Ever since Sir Stelios left easyJet’s management, the ex-CEO has been far from quiet. On the contrary, Sir Stelios is still the company’s major shareholder and seems to have taken quite a pleasure from giving his opinion on each an every one of the company’s decision. To give him (and easyJet’s management) some credit, that doesn’t seem to have refrained the airline from maintaining a steady growth and satisfying results (except for that last month, of course).
It’s starting to be hard to believe that Stelios wants the best for his (ex) company, especially with that whole starting-a-rival-airline affair. But Stelios still owns about 38 percent of the company. And that means he has all interest in wanting the best for easyJet. It also means he weighs (figuratively) quite a bit at a shareholders meeting. And that’s were the real problems arise: agreeing on what “the best” is for easyJet.
The most recent example of such a conflict may be found in the very public exchanges between Sir Stelios and easyJet’s chairman Michael Rake. With the former accusing the board of wasting away company’s money on expensive planes and executive bonuses, and Rake answering with a firm and decided “no” and “no”. Granted, the chairman’s answer was a bit more elaborated than that.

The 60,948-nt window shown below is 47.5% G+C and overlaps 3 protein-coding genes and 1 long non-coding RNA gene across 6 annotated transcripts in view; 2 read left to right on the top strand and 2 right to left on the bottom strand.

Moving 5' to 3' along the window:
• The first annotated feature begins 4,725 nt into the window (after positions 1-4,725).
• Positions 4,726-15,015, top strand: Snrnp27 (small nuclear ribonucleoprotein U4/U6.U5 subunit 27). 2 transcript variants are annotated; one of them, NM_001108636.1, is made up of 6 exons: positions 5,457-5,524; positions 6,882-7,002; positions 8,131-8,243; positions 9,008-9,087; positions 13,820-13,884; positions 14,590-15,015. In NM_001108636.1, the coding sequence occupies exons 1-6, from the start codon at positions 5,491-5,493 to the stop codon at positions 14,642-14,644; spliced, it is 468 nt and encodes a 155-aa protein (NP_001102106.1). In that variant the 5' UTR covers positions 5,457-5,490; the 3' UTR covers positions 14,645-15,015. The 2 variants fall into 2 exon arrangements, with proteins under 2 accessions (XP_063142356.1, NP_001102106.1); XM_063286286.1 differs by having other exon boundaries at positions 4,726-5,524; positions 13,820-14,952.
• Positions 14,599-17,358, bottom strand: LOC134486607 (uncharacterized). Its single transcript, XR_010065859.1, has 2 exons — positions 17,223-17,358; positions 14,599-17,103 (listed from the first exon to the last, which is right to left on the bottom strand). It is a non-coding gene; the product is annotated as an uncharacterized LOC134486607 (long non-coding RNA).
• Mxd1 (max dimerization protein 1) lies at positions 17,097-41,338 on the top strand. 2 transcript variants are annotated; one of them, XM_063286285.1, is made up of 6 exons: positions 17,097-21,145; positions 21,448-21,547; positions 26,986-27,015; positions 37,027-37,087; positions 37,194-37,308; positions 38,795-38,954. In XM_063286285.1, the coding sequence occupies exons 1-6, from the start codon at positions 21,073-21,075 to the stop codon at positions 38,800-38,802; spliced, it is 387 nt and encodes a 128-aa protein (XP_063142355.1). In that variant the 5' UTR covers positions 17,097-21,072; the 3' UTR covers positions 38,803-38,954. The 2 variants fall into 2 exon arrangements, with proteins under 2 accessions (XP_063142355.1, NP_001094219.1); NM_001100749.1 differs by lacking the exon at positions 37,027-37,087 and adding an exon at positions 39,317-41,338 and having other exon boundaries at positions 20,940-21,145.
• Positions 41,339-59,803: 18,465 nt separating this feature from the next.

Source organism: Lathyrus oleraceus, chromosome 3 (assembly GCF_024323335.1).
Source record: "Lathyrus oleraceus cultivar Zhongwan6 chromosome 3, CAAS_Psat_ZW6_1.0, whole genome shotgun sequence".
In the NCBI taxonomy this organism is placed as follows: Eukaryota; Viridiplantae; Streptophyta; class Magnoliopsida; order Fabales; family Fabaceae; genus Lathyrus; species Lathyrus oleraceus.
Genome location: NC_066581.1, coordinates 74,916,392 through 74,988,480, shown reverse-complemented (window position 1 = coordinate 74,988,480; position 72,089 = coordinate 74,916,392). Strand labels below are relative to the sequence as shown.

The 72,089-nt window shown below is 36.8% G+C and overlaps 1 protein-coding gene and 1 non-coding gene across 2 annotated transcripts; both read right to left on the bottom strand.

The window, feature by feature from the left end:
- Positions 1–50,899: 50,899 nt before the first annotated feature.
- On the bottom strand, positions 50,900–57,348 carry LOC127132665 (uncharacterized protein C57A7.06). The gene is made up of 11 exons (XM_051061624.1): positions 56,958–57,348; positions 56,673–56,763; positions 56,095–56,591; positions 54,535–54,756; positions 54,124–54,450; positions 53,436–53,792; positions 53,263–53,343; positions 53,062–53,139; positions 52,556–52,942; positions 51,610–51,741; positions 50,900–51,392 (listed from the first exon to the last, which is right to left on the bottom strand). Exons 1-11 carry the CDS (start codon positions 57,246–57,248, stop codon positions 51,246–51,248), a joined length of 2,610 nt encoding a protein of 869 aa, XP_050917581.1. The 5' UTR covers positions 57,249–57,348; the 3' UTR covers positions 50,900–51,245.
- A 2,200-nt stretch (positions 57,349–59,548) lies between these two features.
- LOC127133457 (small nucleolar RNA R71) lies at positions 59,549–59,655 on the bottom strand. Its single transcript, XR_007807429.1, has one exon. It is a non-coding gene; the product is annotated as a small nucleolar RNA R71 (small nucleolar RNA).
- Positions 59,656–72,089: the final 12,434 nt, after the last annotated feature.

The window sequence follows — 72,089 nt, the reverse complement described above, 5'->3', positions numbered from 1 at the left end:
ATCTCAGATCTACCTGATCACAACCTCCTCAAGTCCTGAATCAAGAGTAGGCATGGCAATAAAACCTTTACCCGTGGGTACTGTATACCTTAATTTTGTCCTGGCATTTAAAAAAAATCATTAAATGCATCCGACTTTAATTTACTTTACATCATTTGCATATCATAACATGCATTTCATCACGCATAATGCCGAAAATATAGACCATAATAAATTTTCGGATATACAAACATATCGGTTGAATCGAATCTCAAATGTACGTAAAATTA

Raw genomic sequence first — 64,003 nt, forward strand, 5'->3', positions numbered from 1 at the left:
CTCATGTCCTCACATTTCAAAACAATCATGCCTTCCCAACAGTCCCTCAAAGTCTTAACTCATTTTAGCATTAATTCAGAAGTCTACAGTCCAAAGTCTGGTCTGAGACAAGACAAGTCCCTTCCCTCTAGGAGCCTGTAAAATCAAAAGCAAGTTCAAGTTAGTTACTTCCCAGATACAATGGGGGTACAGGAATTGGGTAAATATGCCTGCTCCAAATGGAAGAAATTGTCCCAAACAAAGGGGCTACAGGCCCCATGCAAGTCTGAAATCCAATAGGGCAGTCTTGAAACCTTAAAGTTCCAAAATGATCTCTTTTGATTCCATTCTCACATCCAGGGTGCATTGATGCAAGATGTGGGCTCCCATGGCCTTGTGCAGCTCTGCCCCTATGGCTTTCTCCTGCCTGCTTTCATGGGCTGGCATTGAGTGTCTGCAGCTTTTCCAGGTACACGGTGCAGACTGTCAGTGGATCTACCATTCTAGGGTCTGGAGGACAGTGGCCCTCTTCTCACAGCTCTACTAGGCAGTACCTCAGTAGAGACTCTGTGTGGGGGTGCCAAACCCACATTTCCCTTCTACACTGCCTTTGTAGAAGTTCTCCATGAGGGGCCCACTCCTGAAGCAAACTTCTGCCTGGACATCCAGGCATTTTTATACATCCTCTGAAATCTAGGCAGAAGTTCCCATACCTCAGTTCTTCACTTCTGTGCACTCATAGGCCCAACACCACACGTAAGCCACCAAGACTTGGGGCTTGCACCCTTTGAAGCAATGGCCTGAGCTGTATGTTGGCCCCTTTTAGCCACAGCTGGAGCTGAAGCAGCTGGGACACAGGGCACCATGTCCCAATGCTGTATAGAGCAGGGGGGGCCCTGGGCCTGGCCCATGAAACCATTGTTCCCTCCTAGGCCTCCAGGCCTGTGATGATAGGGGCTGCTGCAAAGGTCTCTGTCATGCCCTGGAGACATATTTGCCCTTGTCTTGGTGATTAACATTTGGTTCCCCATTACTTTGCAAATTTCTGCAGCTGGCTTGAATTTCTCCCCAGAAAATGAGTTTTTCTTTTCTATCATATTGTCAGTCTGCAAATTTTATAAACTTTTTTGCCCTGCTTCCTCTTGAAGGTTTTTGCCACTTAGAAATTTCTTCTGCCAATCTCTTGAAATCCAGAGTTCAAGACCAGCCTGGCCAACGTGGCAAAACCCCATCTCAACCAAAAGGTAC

To Sir Stelios’s affirmation that 1,5 billion $ for new planes was a rip-off, Rake politely answered that the real number was actually less than half the one stated by Stelios. Undethered Stelios replied with a snarky comment putting forward his experience in the sector. “I can spot a bad deal when I see one” stated the irate founder. But the real bad deal for the founder comes from the board itself, which granted 12,6 million $ in bonuses this year. Stelios pointed out that the board has no trouble congratulating itself on the company’s returns as it only compared numbers with that of Air France, Lufthansa and British Airways.
Stelios may be longing for the days when easyJet was a start-up airline, blazing past slower growing traditional behemoths, but the reality is there: easyJet has reached a point where there’s not enough market demand to feed a sky-rocketing growth similar to that of a successful start-up. But that doesn’t mean easyJet’s not succeeding. The real problem for Stelios may be that easyJet’s is trying to secure the upper-end of the low-cost market, flying to larger hubs and appealing to business travellers, but that doesn’t mean that the company has no future. It just means times have change and maybe Stelios should stop looking at the airline like a purely financial product and more like the – reasonably – successful corporation it really is. That a least, would avoid slowing down the company.